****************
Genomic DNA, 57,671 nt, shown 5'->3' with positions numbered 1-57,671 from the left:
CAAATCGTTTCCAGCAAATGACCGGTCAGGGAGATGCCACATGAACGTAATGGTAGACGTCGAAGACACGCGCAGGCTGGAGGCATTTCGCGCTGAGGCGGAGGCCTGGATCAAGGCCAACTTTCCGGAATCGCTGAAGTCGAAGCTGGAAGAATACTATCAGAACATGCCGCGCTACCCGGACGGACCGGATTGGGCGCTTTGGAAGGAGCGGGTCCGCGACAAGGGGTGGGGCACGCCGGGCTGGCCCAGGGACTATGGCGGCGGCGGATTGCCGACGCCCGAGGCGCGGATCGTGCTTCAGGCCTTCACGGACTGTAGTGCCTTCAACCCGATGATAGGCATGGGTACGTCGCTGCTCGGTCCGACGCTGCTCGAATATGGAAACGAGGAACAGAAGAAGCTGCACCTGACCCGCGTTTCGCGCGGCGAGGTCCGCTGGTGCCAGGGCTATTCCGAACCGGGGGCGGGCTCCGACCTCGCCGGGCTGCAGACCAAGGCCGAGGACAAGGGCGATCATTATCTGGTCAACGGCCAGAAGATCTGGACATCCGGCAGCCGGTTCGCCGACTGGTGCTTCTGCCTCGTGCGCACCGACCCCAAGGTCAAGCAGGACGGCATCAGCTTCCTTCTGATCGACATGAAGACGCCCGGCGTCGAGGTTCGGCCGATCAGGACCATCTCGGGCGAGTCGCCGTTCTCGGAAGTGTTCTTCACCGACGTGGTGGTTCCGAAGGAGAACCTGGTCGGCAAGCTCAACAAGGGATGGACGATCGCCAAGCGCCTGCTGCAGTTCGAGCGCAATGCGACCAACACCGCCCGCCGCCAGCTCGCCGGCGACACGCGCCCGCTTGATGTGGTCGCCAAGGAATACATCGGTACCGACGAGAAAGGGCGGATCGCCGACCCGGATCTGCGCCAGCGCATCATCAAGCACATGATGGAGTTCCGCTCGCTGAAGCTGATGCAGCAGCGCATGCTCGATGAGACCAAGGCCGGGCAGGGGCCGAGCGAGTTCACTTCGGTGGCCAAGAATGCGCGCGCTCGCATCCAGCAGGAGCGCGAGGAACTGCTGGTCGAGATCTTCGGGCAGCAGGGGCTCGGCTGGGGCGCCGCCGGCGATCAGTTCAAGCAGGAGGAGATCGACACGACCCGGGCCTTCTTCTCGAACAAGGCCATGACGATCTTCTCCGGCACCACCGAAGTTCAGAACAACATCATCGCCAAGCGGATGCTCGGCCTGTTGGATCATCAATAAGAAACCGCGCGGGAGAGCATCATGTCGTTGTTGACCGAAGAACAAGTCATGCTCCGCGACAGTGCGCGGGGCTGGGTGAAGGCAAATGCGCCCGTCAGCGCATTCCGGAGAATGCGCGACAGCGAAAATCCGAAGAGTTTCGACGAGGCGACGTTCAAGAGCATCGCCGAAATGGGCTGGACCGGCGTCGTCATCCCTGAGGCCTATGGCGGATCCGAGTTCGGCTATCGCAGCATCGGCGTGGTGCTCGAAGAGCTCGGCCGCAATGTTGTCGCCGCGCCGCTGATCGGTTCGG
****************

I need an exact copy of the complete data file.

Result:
Genomic DNA, 57,671 nt, shown 5'->3' with positions numbered 1-57,671 from the left:
CAAATCGTTTCCAGCAAATGACCGGTCAGGGAGATGCCACATGAACGTAATGGTAGACGTCGAAGACACGCGCAGGCTGGAGGCATTTCGCGCTGAGGCGGAGGCCTGGATCAAGGCCAACTTTCCGGAATCGCTGAAGTCGAAGCTGGAAGAATACTATCAGAACATGCCGCGCTACCCGGACGGACCGGATTGGGCGCTTTGGAAGGAGCGGGTCCGCGACAAGGGGTGGGGCACGCCGGGCTGGCCCAGGGACTATGGCGGCGGCGGATTGCCGACGCCCGAGGCGCGGATCGTGCTTCAGGCCTTCACGGACTGTAGTGCCTTCAACCCGATGATAGGCATGGGTACGTCGCTGCTCGGTCCGACGCTGCTCGAATATGGAAACGAGGAACAGAAGAAGCTGCACCTGACCCGCGTTTCGCGCGGCGAGGTCCGCTGGTGCCAGGGCTATTCCGAACCGGGGGCGGGCTCCGACCTCGCCGGGCTGCAGACCAAGGCCGAGGACAAGGGCGATCATTATCTGGTCAACGGCCAGAAGATCTGGACATCCGGCAGCCGGTTCGCCGACTGGTGCTTCTGCCTCGTGCGCACCGACCCCAAGGTCAAGCAGGACGGCATCAGCTTCCTTCTGATCGACATGAAGACGCCCGGCGTCGAGGTTCGGCCGATCAGGACCATCTCGGGCGAGTCGCCGTTCTCGGAAGTGTTCTTCACCGACGTGGTGGTTCCGAAGGAGAACCTGGTCGGCAAGCTCAACAAGGGATGGACGATCGCCAAGCGCCTGCTGCAGTTCGAGCGCAATGCGACCAACACCGCCCGCCGCCAGCTCGCCGGCGACACGCGCCCGCTTGATGTGGTCGCCAAGGAATACATCGGTACCGACGAGAAAGGGCGGATCGCCGACCCGGATCTGCGCCAGCGCATCATCAAGCACATGATGGAGTTCCGCTCGCTGAAGCTGATGCAGCAGCGCATGCTCGATGAGACCAAGGCCGGGCAGGGGCCGAGCGAGTTCACTTCGGTGGCCAAGAATGCGCGCGCTCGCATCCAGCAGGAGCGCGAGGAACTGCTGGTCGAGATCTTCGGGCAGCAGGGGCTCGGCTGGGGCGCCGCCGGCGATCAGTTCAAGCAGGAGGAGATCGACACGACCCGGGCCTTCTTCTCGAACAAGGCCATGACGATCTTCTCCGGCACCACCGAAGTTCAGAACAACATCATCGCCAAGCGGATGCTCGGCCTGTTGGATCATCAATAAGAAACCGCGCGGGAGAGCATCATGTCGTTGTTGACCGAAGAACAAGTCATGCTCCGCGACAGTGCGCGGGGCTGGGTGAAGGCAAATGCGCCCGTCAGCGCATTCCGGAGAATGCGCGACAGCGAAAATCCGAAGAGTTTCGACGAGGCGACGTTCAAGAGCATCGCCGAAATGGGCTGGACCGGCGTCGTCATCCCTGAGGCCTATGGCGGATCCGAGTTCGGCTATCGCAGCATCGGCGTGGTGCTCGAAGAGCTCGGCCGCAATGTTGTCGCCGCGCCGCTGATCGGTTCGG